What does this mean…now I know that you fear God?  Scripture leads us to see that “the fear of Lord” or “the fear of God” is deep and wide and abounding with substance. It may include the emotion of fear – fear of God’s deserved wrath against our sin. However it rises far beyond that to include wisdom, wisdom the world cannot give, wisdom found ultimately is Christ crucified – to include hearts that hate evil and actions that turn from evil – to include trust that God desires good for us - to include faith that receives God’s gift of eternal life. That and more is bound up in the fear of God.


The angel of the Lord who called to Abraham is the Malak Yahweh – that is the pre-incarnate Christ. Listen carefully to his words that stopped Abraham’s hand. He (that is the Malak Yahweh – the angel of the Lord) said, “Do not lay your hand on the boy or do anything to him, for now I know that you fear God seeing that you have not withheld your son, your only son from me. The word spoken to Abraham was spoken by God – specifically – the pre-incarnate Son of God. But what of Abraham’s fear of God causing him to travel three days, build an altar, bind Isaac his son, lay him on it and take knife in hand?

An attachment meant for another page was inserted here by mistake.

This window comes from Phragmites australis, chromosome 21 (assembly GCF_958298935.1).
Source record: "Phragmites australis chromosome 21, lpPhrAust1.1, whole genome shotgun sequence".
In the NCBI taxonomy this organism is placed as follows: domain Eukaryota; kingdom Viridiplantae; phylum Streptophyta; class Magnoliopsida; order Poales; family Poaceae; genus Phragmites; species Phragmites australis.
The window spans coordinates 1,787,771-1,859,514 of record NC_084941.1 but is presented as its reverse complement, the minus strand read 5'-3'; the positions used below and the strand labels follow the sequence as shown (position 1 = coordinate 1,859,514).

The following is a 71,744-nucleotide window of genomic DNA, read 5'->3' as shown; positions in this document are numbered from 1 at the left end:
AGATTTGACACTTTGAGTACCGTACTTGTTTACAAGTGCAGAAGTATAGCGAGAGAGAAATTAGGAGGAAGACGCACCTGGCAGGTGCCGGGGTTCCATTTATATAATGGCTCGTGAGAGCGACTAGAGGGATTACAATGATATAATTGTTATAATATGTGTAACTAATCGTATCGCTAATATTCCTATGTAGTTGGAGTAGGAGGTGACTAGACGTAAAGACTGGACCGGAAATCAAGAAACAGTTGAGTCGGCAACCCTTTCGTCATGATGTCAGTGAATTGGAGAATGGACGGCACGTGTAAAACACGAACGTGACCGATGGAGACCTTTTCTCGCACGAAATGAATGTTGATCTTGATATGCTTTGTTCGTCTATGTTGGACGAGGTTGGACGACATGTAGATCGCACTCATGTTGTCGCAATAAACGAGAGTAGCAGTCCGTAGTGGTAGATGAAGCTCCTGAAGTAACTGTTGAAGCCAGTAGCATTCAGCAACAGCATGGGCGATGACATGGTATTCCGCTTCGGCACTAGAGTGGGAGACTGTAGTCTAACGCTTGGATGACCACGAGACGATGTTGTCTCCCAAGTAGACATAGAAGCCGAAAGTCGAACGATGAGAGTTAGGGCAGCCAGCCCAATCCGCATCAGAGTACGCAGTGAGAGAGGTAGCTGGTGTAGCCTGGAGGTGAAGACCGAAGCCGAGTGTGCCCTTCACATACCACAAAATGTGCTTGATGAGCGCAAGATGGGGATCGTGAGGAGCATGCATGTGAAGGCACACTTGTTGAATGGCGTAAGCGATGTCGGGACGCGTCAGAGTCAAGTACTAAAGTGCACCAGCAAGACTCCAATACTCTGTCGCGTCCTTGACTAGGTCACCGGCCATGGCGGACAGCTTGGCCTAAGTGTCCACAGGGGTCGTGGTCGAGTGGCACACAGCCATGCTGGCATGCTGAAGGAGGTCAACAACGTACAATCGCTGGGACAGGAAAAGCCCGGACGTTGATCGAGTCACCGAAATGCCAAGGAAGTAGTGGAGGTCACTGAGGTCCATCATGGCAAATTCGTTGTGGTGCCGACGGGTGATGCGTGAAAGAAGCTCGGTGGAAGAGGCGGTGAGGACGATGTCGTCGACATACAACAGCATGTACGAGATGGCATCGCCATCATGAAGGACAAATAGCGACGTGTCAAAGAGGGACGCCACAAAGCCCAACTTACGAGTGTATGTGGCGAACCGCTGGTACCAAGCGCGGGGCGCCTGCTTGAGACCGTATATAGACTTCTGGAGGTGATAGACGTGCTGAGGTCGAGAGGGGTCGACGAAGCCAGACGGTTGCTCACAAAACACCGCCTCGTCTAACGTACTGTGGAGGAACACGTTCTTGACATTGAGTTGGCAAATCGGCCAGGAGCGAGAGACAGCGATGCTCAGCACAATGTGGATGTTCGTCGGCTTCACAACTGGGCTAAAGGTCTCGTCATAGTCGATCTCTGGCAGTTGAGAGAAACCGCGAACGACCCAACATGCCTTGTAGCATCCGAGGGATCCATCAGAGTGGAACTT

The book of Hebrews helps unveil the true nature of Abraham’s fear of God. There we read (11:17-19) - By faith Abraham, when he was tested, offered up Isaac, and he who had received the promises was in the act of offering up his only son, of whom it was said, “Through Isaac shall your offspring be named.”  He considered that God was able even to raise him from the dead, from which, figuratively speaking, he did receive him back.”


The Holy Spirit hereby reveals that Abraham’s fear of God was not horror that God would strike him dead. His fear was not the selfish thought “better Isaac gets slain than me.”  There was no way he could logically resolve and make sense of God’s Word to sacrifice Isaac in earthly terms. Astoundingly his fear was trust in God’s word - both God’s word of promise and God’s word of sacrifice concerning Isaac. He was confident that God, who spoke directly to him, was able to raise Isaac from the dead. Dr. Luther wrote…“Abraham understood the doctrine of the resurrection from the dead, and through it alone he resolved the contradiction, which otherwise cannot be resolved…”  Beloved, God is not sadistic, nor does He needlessly cause suffering for His children. He has not abandoned us to speculation and imagination concerning His command for Abraham to sacrifice Isaac. He rather anchors all hearers of the Word in the certainty of the bodily resurrection – to fulfill all God’s promises. That was the foundation to Abraham’s serious and reverent and trusting fear of God.